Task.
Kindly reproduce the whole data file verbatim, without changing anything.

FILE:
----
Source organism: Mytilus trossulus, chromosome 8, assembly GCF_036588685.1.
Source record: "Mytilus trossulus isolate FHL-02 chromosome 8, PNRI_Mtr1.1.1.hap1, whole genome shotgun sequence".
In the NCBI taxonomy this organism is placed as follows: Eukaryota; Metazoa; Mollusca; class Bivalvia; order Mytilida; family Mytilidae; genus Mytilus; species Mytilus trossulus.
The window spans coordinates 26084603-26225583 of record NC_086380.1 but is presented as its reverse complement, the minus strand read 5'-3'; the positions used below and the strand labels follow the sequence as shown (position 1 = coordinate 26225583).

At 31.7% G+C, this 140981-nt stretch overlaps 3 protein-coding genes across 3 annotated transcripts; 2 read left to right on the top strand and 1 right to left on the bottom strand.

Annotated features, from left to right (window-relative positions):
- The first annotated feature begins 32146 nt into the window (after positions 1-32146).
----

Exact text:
Source organism: Mytilus trossulus, chromosome 8, assembly GCF_036588685.1.
Source record: "Mytilus trossulus isolate FHL-02 chromosome 8, PNRI_Mtr1.1.1.hap1, whole genome shotgun sequence".
In the NCBI taxonomy this organism is placed as follows: Eukaryota; Metazoa; Mollusca; class Bivalvia; order Mytilida; family Mytilidae; genus Mytilus; species Mytilus trossulus.
The window spans coordinates 26084603-26225583 of record NC_086380.1 but is presented as its reverse complement, the minus strand read 5'-3'; the positions used below and the strand labels follow the sequence as shown (position 1 = coordinate 26225583).

At 31.7% G+C, this 140981-nt stretch overlaps 3 protein-coding genes across 3 annotated transcripts; 2 read left to right on the top strand and 1 right to left on the bottom strand.

Annotated features, from left to right (window-relative positions):
- The first annotated feature begins 32146 nt into the window (after positions 1-32146).